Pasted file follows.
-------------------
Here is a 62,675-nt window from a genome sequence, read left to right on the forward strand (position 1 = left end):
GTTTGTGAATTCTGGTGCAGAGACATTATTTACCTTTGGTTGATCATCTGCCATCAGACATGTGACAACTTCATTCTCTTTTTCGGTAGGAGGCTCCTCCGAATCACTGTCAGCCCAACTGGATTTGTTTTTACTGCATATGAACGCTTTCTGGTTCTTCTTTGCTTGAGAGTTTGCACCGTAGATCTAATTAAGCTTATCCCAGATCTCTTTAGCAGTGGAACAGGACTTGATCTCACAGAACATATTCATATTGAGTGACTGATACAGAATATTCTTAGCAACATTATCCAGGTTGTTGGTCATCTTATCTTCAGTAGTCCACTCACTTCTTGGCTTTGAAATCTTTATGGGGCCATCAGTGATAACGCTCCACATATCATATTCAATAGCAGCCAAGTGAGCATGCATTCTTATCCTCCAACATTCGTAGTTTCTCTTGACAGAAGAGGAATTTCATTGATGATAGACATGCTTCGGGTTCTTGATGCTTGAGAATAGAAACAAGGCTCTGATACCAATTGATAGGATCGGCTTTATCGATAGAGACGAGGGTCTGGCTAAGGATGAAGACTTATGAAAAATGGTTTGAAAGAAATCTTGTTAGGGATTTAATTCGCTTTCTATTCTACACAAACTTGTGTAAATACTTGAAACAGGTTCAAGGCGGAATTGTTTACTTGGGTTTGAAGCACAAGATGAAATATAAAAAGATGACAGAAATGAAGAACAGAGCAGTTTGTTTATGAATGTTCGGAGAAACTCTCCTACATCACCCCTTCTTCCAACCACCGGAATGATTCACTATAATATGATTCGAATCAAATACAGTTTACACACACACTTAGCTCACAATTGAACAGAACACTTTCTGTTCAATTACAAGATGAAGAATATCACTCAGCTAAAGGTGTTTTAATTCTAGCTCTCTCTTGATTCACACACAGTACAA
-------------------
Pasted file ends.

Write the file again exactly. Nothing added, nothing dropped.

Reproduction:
Here is a 62,675-nt window from a genome sequence, read left to right on the forward strand (position 1 = left end):
GTTTGTGAATTCTGGTGCAGAGACATTATTTACCTTTGGTTGATCATCTGCCATCAGACATGTGACAACTTCATTCTCTTTTTCGGTAGGAGGCTCCTCCGAATCACTGTCAGCCCAACTGGATTTGTTTTTACTGCATATGAACGCTTTCTGGTTCTTCTTTGCTTGAGAGTTTGCACCGTAGATCTAATTAAGCTTATCCCAGATCTCTTTAGCAGTGGAACAGGACTTGATCTCACAGAACATATTCATATTGAGTGACTGATACAGAATATTCTTAGCAACATTATCCAGGTTGTTGGTCATCTTATCTTCAGTAGTCCACTCACTTCTTGGCTTTGAAATCTTTATGGGGCCATCAGTGATAACGCTCCACATATCATATTCAATAGCAGCCAAGTGAGCATGCATTCTTATCCTCCAACATTCGTAGTTTCTCTTGACAGAAGAGGAATTTCATTGATGATAGACATGCTTCGGGTTCTTGATGCTTGAGAATAGAAACAAGGCTCTGATACCAATTGATAGGATCGGCTTTATCGATAGAGACGAGGGTCTGGCTAAGGATGAAGACTTATGAAAAATGGTTTGAAAGAAATCTTGTTAGGGATTTAATTCGCTTTCTATTCTACACAAACTTGTGTAAATACTTGAAACAGGTTCAAGGCGGAATTGTTTACTTGGGTTTGAAGCACAAGATGAAATATAAAAAGATGACAGAAATGAAGAACAGAGCAGTTTGTTTATGAATGTTCGGAGAAACTCTCCTACATCACCCCTTCTTCCAACCACCGGAATGATTCACTATAATATGATTCGAATCAAATACAGTTTACACACACACTTAGCTCACAATTGAACAGAACACTTTCTGTTCAATTACAAGATGAAGAATATCACTCAGCTAAAGGTGTTTTAATTCTAGCTCTCTCTTGATTCACACACAGTACAA